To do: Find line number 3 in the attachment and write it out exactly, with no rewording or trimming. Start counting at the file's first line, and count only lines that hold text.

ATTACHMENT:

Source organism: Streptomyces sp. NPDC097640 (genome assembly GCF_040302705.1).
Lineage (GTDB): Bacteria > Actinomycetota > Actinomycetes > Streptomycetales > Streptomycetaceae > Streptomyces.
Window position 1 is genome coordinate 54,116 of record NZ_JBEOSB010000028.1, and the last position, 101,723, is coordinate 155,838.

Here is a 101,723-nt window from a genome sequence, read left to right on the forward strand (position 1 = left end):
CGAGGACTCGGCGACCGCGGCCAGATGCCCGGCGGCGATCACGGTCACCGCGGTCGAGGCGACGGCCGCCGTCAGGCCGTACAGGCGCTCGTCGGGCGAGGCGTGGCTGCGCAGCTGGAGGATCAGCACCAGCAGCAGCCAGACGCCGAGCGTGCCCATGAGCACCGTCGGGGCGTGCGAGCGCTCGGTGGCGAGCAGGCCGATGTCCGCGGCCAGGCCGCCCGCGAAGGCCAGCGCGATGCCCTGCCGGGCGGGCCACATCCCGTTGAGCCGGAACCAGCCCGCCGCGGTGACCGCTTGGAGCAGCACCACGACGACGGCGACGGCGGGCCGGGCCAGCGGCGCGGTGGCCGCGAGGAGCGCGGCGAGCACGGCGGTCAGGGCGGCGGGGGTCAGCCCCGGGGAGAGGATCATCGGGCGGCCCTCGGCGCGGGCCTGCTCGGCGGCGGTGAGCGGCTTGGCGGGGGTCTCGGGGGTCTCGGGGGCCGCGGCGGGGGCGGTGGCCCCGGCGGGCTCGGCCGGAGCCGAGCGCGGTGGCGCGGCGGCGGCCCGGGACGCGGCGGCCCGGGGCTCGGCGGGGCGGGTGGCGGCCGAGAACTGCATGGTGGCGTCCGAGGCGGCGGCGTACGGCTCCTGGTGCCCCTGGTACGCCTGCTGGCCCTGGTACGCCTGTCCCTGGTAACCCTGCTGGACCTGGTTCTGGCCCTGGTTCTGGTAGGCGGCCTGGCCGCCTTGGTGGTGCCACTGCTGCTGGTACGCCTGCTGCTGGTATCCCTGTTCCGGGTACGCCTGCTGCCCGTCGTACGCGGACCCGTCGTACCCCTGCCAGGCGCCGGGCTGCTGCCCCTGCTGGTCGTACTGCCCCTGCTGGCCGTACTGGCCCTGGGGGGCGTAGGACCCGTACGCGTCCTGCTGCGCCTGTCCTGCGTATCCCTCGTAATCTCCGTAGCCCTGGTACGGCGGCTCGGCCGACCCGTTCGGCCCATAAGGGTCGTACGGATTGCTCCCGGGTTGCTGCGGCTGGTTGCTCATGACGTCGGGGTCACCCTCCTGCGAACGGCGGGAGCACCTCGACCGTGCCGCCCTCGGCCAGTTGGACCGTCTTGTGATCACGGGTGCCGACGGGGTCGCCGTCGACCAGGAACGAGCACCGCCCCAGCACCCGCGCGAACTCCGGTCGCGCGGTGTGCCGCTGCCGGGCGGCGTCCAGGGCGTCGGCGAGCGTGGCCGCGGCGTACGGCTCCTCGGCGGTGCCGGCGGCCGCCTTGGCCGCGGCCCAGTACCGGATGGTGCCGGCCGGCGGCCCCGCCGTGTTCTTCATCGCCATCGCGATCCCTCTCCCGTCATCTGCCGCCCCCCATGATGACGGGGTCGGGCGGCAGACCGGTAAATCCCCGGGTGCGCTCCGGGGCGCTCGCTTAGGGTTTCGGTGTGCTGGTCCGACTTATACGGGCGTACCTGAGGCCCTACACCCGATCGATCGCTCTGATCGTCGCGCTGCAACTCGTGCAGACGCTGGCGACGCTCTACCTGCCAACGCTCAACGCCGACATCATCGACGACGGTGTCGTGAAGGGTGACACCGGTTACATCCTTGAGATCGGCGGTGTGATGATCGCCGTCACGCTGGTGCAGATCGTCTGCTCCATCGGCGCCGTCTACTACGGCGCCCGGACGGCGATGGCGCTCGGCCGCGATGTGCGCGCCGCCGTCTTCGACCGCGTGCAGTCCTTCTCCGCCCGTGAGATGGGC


Window position 1 is genome coordinate 54,116 of record NZ_JBEOSB010000028.1, and the last position, 101,723, is coordinate 155,838.